Roundtable-06: Future Directions for Critical Data Studies
Future Directions for Critical Data Studies
1University of Sheffeld, United Kingdom; 2Cardiff University, United Kingdom; 3Microsoft Research, Boston, USA; 4University of Bath, United Kingdom; 5University of Amsterdam, The Netherlands
Datafication (the quantification of aspects of life previously experienced in qualitative, non-numeric form, like communicating, having friends, expressing emotions, keeping fit, moving around, shopping, seeking information) is everywhere. In response to this development, a new field of Critical Data Studies has emerged, spanning a range of existing disciplines and is also constituting a field in its own right. To date, Critical Data Studies researchers have done important work in tempering celebrations of big data, highlighting the many troubling consequences of the rise and spread of datafication, like less privacy and more surveillance, inequality and social discrimination, and new mechanisms for controlling publics and how they come to be represented and understood. This research research has been important in pointing to the serious issues that datafication raises in relation to rights, liberties and social justice. At the same time, other Critical Data Studies academics have begun to think about the possibilities for agency and resistance that might exist in datafied times and in the face of data power, for example through collective data activism or more individualised acts, such as taking ownership of personal data or working around data-gathering practices.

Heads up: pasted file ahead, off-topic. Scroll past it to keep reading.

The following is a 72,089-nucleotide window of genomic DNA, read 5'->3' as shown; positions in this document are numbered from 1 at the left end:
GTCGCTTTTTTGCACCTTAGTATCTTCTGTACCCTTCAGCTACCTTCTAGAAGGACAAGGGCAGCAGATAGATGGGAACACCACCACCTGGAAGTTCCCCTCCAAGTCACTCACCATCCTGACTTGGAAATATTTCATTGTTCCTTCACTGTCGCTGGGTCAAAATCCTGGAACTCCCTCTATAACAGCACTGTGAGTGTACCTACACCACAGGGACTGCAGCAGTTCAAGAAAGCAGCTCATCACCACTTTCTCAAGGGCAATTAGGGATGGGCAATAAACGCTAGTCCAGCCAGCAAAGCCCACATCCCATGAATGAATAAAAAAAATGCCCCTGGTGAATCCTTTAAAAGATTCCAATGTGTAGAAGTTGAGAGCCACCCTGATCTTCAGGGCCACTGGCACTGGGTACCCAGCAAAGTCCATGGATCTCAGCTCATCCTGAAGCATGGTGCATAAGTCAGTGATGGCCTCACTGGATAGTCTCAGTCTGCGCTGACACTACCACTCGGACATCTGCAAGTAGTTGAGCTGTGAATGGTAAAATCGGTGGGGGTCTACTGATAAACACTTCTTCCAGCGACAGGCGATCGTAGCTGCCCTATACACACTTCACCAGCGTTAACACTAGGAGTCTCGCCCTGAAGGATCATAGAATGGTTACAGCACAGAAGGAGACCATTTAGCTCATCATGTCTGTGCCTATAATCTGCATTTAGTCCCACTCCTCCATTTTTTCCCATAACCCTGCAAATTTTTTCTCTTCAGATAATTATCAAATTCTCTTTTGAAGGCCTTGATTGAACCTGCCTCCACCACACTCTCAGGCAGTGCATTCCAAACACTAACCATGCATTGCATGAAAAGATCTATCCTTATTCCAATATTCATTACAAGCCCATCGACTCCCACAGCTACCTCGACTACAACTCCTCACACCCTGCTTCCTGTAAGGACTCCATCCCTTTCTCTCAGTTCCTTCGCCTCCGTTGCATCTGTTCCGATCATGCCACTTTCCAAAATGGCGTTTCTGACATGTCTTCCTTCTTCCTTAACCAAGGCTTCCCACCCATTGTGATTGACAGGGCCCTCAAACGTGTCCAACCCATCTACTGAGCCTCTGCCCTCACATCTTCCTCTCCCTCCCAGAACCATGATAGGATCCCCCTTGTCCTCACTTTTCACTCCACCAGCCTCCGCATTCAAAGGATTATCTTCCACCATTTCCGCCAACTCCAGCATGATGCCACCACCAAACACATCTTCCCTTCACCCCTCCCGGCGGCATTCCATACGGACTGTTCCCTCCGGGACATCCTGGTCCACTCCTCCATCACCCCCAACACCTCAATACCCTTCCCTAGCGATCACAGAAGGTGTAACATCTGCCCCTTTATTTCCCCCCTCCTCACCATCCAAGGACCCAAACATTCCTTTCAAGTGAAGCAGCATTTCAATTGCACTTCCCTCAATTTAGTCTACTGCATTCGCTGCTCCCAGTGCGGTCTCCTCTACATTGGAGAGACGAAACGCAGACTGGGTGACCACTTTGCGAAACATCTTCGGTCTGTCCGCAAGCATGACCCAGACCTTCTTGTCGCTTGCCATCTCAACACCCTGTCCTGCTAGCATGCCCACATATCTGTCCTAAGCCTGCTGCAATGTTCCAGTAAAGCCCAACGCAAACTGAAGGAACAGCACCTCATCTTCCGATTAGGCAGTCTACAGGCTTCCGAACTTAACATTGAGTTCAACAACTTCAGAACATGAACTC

As Critical Data Studies matures, it is important to take stock of the work it has done to date and the future directions it needs to take. This roundtable discussion aims to do just that. It brings together researchers who have played an important role in developing this emergent field, each of whom will briefly present their visions for the future of Critical Data Studies, before opening the session up to wider debate.